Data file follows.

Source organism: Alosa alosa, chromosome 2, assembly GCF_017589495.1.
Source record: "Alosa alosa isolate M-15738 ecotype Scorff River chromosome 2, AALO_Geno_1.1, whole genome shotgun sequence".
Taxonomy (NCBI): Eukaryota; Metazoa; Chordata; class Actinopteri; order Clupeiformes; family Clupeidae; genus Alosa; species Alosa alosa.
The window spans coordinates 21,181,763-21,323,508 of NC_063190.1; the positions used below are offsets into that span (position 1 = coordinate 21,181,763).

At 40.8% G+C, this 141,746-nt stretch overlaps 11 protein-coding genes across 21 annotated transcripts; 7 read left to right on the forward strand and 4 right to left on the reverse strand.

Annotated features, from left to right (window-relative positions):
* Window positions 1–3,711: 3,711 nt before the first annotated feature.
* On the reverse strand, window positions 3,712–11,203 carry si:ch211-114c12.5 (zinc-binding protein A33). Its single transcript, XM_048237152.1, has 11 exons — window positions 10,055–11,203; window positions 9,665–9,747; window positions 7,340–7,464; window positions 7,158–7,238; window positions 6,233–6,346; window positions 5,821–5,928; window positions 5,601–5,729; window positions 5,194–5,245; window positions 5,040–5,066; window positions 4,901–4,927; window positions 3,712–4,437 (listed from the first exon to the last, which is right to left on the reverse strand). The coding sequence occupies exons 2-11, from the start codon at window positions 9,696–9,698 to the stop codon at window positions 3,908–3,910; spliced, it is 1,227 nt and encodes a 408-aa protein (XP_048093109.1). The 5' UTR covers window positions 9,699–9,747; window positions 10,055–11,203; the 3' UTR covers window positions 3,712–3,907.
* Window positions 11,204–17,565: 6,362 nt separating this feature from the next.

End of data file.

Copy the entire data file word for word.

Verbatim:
Source organism: Alosa alosa, chromosome 2, assembly GCF_017589495.1.
Source record: "Alosa alosa isolate M-15738 ecotype Scorff River chromosome 2, AALO_Geno_1.1, whole genome shotgun sequence".
Taxonomy (NCBI): Eukaryota; Metazoa; Chordata; class Actinopteri; order Clupeiformes; family Clupeidae; genus Alosa; species Alosa alosa.
The window spans coordinates 21,181,763-21,323,508 of NC_063190.1; the positions used below are offsets into that span (position 1 = coordinate 21,181,763).

At 40.8% G+C, this 141,746-nt stretch overlaps 11 protein-coding genes across 21 annotated transcripts; 7 read left to right on the forward strand and 4 right to left on the reverse strand.

Annotated features, from left to right (window-relative positions):
* Window positions 1–3,711: 3,711 nt before the first annotated feature.
* On the reverse strand, window positions 3,712–11,203 carry si:ch211-114c12.5 (zinc-binding protein A33). Its single transcript, XM_048237152.1, has 11 exons — window positions 10,055–11,203; window positions 9,665–9,747; window positions 7,340–7,464; window positions 7,158–7,238; window positions 6,233–6,346; window positions 5,821–5,928; window positions 5,601–5,729; window positions 5,194–5,245; window positions 5,040–5,066; window positions 4,901–4,927; window positions 3,712–4,437 (listed from the first exon to the last, which is right to left on the reverse strand). The coding sequence occupies exons 2-11, from the start codon at window positions 9,696–9,698 to the stop codon at window positions 3,908–3,910; spliced, it is 1,227 nt and encodes a 408-aa protein (XP_048093109.1). The 5' UTR covers window positions 9,699–9,747; window positions 10,055–11,203; the 3' UTR covers window positions 3,712–3,907.
* Window positions 11,204–17,565: 6,362 nt separating this feature from the next.